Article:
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Novel Chemical Ligands to Ebola Virus and Marburg Virus Nucleoproteins Identified by Combining Affinity Mass Spectrometry and Metabolomics Approaches.

Fu X, Wang Z, Li L, Dong S, Li Z, Jiang Z, Wang Y, Shui W - Sci Rep (2016)

Bottom Line: Accompanying biophysical analyses demonstrate that binding of 18β-glycyrrhetinic acid to EBOV NP significantly reduces protein thermal stability, induces formation of large NP oligomers, and disrupts the critical association of viral ssRNA with NP complexes whereas the compound showed no such activity on MARV NP.Our study has revealed the substantial potential of new analytical techniques in ligand discovery from natural herb resources.In addition, identification of a chemical ligand that influences the oligomeric state and RNA-binding function of EBOV NP sheds new light on antiviral drug development.

View Article: PubMed Central - PubMed

Affiliation: College of Biotechnology, Tianjin University of Science &Technology, Tianjin 300457, China.

ABSTRACT
The nucleoprotein (NP) of Ebola virus (EBOV) and Marburg virus (MARV) is an essential component of the viral ribonucleoprotein complex and significantly impacts replication and transcription of the viral RNA genome. Although NP is regarded as a promising antiviral druggable target, no chemical ligands have been reported to interact with EBOV NP or MARV NP. We identified two compounds from a traditional Chinese medicine Gancao (licorice root) that can bind both NPs by combining affinity mass spectrometry and metabolomics approaches. These two ligands, 18β-glycyrrhetinic acid and licochalcone A, were verified by defined compound mixture screens and further characterized with individual ligand binding assays. Accompanying biophysical analyses demonstrate that binding of 18β-glycyrrhetinic acid to EBOV NP significantly reduces protein thermal stability, induces formation of large NP oligomers, and disrupts the critical association of viral ssRNA with NP complexes whereas the compound showed no such activity on MARV NP. Our study has revealed the substantial potential of new analytical techniques in ligand discovery from natural herb resources. In addition, identification of a chemical ligand that influences the oligomeric state and RNA-binding function of EBOV NP sheds new light on antiviral drug development.

No MeSH data available.


Related in: MedlinePlus

GC7 disrupts ssRNA association with oligomeric EBOV NP complexes.(A) Measurement of ssRNA binding to oligomeric EBOV NP 36–450 at increasing concentrations by fluorescence anisotropy. (B) Competitive binding between GC7 and fluorophore-labeled ssRNA to oligomeric EBOV NP 36–450. IC50 is derived at the concentration of GC7 that inhibits ssRNA binding to NP oligomers by 50%. Error bars represent SD from independent experiments in triplicate.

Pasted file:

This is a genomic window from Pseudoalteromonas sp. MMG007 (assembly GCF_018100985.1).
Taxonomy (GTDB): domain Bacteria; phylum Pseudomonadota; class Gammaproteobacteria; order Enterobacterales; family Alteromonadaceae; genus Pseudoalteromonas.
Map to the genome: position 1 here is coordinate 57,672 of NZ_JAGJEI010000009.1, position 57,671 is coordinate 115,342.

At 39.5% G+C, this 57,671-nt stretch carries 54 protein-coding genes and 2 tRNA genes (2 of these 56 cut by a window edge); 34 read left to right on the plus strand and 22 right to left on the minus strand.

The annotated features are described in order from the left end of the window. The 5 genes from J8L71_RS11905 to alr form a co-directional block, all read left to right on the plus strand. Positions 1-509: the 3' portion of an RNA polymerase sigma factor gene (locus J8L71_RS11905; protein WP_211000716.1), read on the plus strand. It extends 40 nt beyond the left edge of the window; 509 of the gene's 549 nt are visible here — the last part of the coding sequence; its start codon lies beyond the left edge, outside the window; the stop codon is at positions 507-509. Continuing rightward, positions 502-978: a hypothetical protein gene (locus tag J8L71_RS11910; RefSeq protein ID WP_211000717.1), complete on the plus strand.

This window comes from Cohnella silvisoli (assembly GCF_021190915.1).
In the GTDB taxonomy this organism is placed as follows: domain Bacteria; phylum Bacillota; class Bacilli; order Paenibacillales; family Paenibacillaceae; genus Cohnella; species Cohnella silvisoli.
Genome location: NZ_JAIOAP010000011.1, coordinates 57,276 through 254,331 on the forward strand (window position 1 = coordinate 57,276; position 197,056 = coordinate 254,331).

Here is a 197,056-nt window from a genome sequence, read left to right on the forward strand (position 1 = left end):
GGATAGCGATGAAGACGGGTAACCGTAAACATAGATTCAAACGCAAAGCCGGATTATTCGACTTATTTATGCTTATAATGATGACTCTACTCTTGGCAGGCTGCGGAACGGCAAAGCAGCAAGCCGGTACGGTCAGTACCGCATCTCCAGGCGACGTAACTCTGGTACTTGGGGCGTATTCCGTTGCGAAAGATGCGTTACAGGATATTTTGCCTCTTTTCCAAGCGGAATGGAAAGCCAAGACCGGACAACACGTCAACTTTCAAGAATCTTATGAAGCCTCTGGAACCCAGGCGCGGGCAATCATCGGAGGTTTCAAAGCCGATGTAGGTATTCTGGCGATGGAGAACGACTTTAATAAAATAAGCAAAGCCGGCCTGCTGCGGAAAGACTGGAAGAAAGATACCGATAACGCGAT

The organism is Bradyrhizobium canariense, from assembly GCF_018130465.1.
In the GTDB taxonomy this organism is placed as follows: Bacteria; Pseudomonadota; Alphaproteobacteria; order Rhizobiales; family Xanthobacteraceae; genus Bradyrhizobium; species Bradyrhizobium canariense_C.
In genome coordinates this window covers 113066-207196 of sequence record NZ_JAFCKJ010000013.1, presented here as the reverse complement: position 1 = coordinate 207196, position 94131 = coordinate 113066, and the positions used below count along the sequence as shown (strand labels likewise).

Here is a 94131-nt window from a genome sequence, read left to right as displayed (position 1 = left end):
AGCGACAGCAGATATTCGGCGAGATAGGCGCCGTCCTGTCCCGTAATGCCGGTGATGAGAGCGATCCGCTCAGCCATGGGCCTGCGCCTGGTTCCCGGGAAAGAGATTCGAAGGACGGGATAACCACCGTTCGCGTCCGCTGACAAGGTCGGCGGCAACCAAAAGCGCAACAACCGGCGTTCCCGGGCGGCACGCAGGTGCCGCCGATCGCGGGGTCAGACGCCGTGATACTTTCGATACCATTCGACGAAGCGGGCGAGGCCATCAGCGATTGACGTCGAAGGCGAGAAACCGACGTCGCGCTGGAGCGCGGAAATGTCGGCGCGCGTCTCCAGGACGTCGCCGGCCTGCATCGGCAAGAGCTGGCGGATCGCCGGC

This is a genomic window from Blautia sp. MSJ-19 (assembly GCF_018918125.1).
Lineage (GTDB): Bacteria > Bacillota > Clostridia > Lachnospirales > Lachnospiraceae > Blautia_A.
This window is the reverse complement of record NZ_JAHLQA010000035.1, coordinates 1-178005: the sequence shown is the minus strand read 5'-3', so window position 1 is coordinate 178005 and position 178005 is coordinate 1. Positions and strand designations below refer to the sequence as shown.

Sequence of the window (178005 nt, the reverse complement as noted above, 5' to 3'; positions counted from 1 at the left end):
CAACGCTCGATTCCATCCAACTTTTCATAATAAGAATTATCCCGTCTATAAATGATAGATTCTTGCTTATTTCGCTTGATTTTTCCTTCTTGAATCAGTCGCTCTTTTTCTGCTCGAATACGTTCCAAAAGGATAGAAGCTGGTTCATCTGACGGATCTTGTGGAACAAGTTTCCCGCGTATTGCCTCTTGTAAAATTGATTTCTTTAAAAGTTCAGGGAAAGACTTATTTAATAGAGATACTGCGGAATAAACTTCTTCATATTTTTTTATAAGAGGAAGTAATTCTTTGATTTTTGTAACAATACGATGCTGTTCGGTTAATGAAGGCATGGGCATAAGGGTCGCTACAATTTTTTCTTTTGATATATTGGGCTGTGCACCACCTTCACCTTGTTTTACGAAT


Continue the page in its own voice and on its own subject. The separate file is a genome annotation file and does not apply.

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f6: GC7 disrupts ssRNA association with oligomeric EBOV NP complexes.(A) Measurement of ssRNA binding to oligomeric EBOV NP 36–450 at increasing concentrations by fluorescence anisotropy. (B) Competitive binding between GC7 and fluorophore-labeled ssRNA to oligomeric EBOV NP 36–450. IC50 is derived at the concentration of GC7 that inhibits ssRNA binding to NP oligomers by 50%. Error bars represent SD from independent experiments in triplicate.

Mentions: To evaluate the effect of the ligand GC7 in mediating EBOV NP interaction with viral ssRNA, we generated another construct (residue 36–450) in order to purify RNA-free oligomerized EBOV NP. The bacterial RNA co-purified with the protein was removed by collecting the monomer fraction eluted from SEC using high-salt buffer (1.5 M NaCl) (Supplemental Figure S4A). Subsequent dilution to the low-salt condition (200 mM NaCl) triggered spontaneous NP oligomerization confirmed by SEC analysis (Supplemental Figure S4B). The resulting oligomeric RNA-free EBOV NP 36–450 readily binds to an 18 nucleotide ssRNA with low micromolar affinity (~5 μM) measured by fluorescence anisotropy (Fig. 6A). Next a competitive binding assay was conducted by first incubating the monomer of EBOV NP 36–450 with GC7 at various concentrations before diluting the mixture and adding the RNA probe. GC7 incubation with the NP monomer caused protein oligomerization. Importantly, this ligand when bound to the NP oligomer was found to compete with ssRNA for interaction with NP complexes. Increasing GC7 concentration during incubation resulted in a proportional loss of ssRNA from the RNA-NP complex, yielding a half maximal inhibitory concentration (IC50) of ~160 μM (Fig. 6B). These results indicate that the new ligand GC7 disrupts the interaction of EBOV NP with viral ssRNA through either directly occluding the RNA-binding cleft or inducing a conformational change of NP oligomers that would impair ssRNA association.